By Gene Tyndall
Executive Vice President, Tompkins International

Network planning, network analysis, network optimization, and network studies - these terms have been used over the past 25 years to represent the work to determine how to set-up logistics networks, how to analyze them for cost reductions, and how to re-plan them when something important changes.

Over the years, the robustness and functionality of computer-based models have improved significantly. Today's leading computer models are accommodating multi-echelon networks, with thousands of SKU's, and with nodes and links totaling in the hundreds of thousands. Further, the traditional problem of data availability is also not as limiting of a factor, since most companies have "Big Data" files that exceed the basic requirements of network models - data on products, sales, customers, orders, costs, freight, and facilities. What is missing, however, in most network planning, is conducting these projects with the business objective of strategic action-oriented designs.

Following are innovative practices for effective network designs:

  • Design networks for decision-making. Too often networks are analyzed or planned for analysis purposes in "back room environments". The operations strategy, with its required operational capabilities, should drive the network design for the enterprise. Moreover, a multi-functional team should direct the work so that it produces the right business solution.
  • Establish the business objectives up front. The business objectives should drive the analysis. Set the objectives up front, in order to structure the analysis. Include the operational capabilities, and the missions and functions of the needed facilities, along with the preferred flows of goods. Set overall targets for inventories.
  • Factor in total costs, not just the obvious ones. Instead of incorporating only the normal costs of outbound freight, warehouse operations, and inventory carrying, also include all inbound freight, real estate, order processing, planning and management, and taxes.
  • Apply advanced analytics to the data. "Big Data", while often including all that is needed to model the current state, is often not organized for network designs, nor is it analyzed for reasonableness and relevance. Analytics can yield insights that help define realistic scenarios.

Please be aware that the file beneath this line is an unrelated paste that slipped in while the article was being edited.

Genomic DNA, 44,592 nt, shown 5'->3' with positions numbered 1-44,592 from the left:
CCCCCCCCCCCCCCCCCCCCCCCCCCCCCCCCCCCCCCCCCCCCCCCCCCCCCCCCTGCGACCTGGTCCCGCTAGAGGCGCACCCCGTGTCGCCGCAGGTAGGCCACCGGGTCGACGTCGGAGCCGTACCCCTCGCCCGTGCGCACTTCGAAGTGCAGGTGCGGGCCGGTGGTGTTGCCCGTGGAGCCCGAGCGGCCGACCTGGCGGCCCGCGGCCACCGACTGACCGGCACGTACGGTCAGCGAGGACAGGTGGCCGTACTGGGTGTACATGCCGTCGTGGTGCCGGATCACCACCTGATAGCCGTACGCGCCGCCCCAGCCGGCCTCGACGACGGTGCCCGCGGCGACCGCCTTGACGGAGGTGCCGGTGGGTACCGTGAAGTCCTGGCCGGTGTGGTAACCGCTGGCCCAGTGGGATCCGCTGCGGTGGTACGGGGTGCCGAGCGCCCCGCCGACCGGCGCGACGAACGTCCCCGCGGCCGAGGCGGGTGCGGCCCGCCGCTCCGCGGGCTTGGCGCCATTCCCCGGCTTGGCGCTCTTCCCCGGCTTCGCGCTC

• Design scenarios that address the supply chains. The real value of network design is found in its ability to meet the business strategies of the enterprise. Whatever these are - in markets, products, and product value propositions - must be delivered (enabled) by the supply chain networks. This means that scenarios should include DC's, FC's, Cross-Docks, alternative storage locations, and creative product flows. How well the scenarios are designed will determine how well the network serves the company successfully.
  • Apply advanced analytics to the scenarios. Traditional network planning has been designed to meet specific service levels at total minimum logistics costs, given sales forecasts. But, the real question should be, "how to setup the network to impact customer satisfaction, while operating at expected cost levels?" This objective requires advanced analytics to help frame the scenarios around what is possible, not what is forecasted to be needed.
  • Develop the business case from the preferred scenario. At least 3-5 business scenarios should be examined before selecting the right one for a company. Once the preferred scenario is clear, the business case should include value-based metrics that incorporate the "balanced scorecard" - i.e., financial as well as operational measures. Total investments should be clear, as well as estimated paybacks, along with expected total costs and margin implications, and expected revenue gains. These should all tie to the company financials, and of course, link with the business strategy that drove the network design. Time to benefit is also an important metric. In addition, the risks should be defined and mitigated.

Network designs in 2016 and beyond should be planned and produced much differently than those three years ago. Today, the right way takes into account the primary gaps and addresses the advanced principles that resolve the gaps and mitigates the risks. This will produce action-oriented network improvements that will satisfy and grow the customer base and thus can differentiate a company. We can expect to see more network designs, and hopefully more strategic and action-driven ones.

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Tompkins International Staff
Tompkins International Staff